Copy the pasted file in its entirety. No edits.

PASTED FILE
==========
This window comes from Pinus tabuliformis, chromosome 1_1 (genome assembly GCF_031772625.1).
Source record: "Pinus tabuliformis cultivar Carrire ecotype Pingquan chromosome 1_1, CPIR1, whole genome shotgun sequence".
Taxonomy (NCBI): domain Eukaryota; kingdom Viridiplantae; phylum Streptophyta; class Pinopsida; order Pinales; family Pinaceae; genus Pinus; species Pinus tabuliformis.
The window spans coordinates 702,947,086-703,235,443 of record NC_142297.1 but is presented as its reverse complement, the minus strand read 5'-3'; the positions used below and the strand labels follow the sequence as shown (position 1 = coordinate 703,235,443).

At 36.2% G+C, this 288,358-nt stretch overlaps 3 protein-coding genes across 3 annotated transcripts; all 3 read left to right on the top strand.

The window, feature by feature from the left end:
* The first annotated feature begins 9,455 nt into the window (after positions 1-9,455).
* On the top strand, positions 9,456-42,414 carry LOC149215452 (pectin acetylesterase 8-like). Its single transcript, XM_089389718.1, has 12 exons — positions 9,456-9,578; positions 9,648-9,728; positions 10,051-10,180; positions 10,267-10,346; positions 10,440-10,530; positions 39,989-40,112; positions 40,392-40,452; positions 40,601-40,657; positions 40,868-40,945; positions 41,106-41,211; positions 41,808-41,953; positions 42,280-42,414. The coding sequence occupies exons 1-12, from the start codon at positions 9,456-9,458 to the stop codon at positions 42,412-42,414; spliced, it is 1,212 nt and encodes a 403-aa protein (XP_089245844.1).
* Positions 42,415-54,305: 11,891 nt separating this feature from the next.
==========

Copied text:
This window comes from Pinus tabuliformis, chromosome 1_1 (genome assembly GCF_031772625.1).
Source record: "Pinus tabuliformis cultivar Carrire ecotype Pingquan chromosome 1_1, CPIR1, whole genome shotgun sequence".
Taxonomy (NCBI): domain Eukaryota; kingdom Viridiplantae; phylum Streptophyta; class Pinopsida; order Pinales; family Pinaceae; genus Pinus; species Pinus tabuliformis.
The window spans coordinates 702,947,086-703,235,443 of record NC_142297.1 but is presented as its reverse complement, the minus strand read 5'-3'; the positions used below and the strand labels follow the sequence as shown (position 1 = coordinate 703,235,443).

At 36.2% G+C, this 288,358-nt stretch overlaps 3 protein-coding genes across 3 annotated transcripts; all 3 read left to right on the top strand.

The window, feature by feature from the left end:
* The first annotated feature begins 9,455 nt into the window (after positions 1-9,455).
* On the top strand, positions 9,456-42,414 carry LOC149215452 (pectin acetylesterase 8-like). Its single transcript, XM_089389718.1, has 12 exons — positions 9,456-9,578; positions 9,648-9,728; positions 10,051-10,180; positions 10,267-10,346; positions 10,440-10,530; positions 39,989-40,112; positions 40,392-40,452; positions 40,601-40,657; positions 40,868-40,945; positions 41,106-41,211; positions 41,808-41,953; positions 42,280-42,414. The coding sequence occupies exons 1-12, from the start codon at positions 9,456-9,458 to the stop codon at positions 42,412-42,414; spliced, it is 1,212 nt and encodes a 403-aa protein (XP_089245844.1).
* Positions 42,415-54,305: 11,891 nt separating this feature from the next.